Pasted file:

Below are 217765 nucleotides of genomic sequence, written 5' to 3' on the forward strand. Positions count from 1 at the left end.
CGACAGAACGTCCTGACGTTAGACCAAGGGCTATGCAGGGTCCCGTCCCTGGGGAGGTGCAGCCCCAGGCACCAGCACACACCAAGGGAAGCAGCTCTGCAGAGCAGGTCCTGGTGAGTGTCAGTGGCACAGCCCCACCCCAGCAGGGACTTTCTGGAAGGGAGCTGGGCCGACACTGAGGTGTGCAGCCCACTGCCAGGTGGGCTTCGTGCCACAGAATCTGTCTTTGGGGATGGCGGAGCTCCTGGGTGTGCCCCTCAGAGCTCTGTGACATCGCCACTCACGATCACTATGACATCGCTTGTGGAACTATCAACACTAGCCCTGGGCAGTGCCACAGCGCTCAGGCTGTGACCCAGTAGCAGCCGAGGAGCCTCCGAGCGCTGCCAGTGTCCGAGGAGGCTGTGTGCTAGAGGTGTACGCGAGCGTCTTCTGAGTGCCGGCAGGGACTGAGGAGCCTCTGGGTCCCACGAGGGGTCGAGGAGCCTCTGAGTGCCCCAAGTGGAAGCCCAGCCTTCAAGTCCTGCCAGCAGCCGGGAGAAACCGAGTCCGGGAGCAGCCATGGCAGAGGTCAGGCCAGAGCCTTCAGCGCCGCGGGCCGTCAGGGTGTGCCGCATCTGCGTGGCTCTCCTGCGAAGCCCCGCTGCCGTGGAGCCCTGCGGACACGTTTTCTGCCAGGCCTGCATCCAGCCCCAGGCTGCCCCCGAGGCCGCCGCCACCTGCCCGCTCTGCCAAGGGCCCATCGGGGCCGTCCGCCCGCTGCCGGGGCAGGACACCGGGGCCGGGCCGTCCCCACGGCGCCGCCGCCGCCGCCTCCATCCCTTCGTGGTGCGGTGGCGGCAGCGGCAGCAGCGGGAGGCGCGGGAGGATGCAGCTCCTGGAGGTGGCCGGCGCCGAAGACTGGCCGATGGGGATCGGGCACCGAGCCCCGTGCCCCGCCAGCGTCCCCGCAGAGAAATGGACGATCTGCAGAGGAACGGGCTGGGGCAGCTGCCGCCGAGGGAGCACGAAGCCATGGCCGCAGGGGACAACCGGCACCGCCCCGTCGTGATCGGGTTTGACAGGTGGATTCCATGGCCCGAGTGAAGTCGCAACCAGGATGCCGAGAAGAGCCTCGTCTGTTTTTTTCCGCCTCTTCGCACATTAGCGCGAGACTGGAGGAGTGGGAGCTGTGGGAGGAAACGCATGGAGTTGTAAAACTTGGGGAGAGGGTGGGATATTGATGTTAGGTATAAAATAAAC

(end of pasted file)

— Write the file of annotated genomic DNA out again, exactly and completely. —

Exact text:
Below are 217765 nucleotides of genomic sequence, written 5' to 3' on the forward strand. Positions count from 1 at the left end.
CGACAGAACGTCCTGACGTTAGACCAAGGGCTATGCAGGGTCCCGTCCCTGGGGAGGTGCAGCCCCAGGCACCAGCACACACCAAGGGAAGCAGCTCTGCAGAGCAGGTCCTGGTGAGTGTCAGTGGCACAGCCCCACCCCAGCAGGGACTTTCTGGAAGGGAGCTGGGCCGACACTGAGGTGTGCAGCCCACTGCCAGGTGGGCTTCGTGCCACAGAATCTGTCTTTGGGGATGGCGGAGCTCCTGGGTGTGCCCCTCAGAGCTCTGTGACATCGCCACTCACGATCACTATGACATCGCTTGTGGAACTATCAACACTAGCCCTGGGCAGTGCCACAGCGCTCAGGCTGTGACCCAGTAGCAGCCGAGGAGCCTCCGAGCGCTGCCAGTGTCCGAGGAGGCTGTGTGCTAGAGGTGTACGCGAGCGTCTTCTGAGTGCCGGCAGGGACTGAGGAGCCTCTGGGTCCCACGAGGGGTCGAGGAGCCTCTGAGTGCCCCAAGTGGAAGCCCAGCCTTCAAGTCCTGCCAGCAGCCGGGAGAAACCGAGTCCGGGAGCAGCCATGGCAGAGGTCAGGCCAGAGCCTTCAGCGCCGCGGGCCGTCAGGGTGTGCCGCATCTGCGTGGCTCTCCTGCGAAGCCCCGCTGCCGTGGAGCCCTGCGGACACGTTTTCTGCCAGGCCTGCATCCAGCCCCAGGCTGCCCCCGAGGCCGCCGCCACCTGCCCGCTCTGCCAAGGGCCCATCGGGGCCGTCCGCCCGCTGCCGGGGCAGGACACCGGGGCCGGGCCGTCCCCACGGCGCCGCCGCCGCCGCCTCCATCCCTTCGTGGTGCGGTGGCGGCAGCGGCAGCAGCGGGAGGCGCGGGAGGATGCAGCTCCTGGAGGTGGCCGGCGCCGAAGACTGGCCGATGGGGATCGGGCACCGAGCCCCGTGCCCCGCCAGCGTCCCCGCAGAGAAATGGACGATCTGCAGAGGAACGGGCTGGGGCAGCTGCCGCCGAGGGAGCACGAAGCCATGGCCGCAGGGGACAACCGGCACCGCCCCGTCGTGATCGGGTTTGACAGGTGGATTCCATGGCCCGAGTGAAGTCGCAACCAGGATGCCGAGAAGAGCCTCGTCTGTTTTTTTCCGCCTCTTCGCACATTAGCGCGAGACTGGAGGAGTGGGAGCTGTGGGAGGAAACGCATGGAGTTGTAAAACTTGGGGAGAGGGTGGGATATTGATGTTAGGTATAAAATAAAC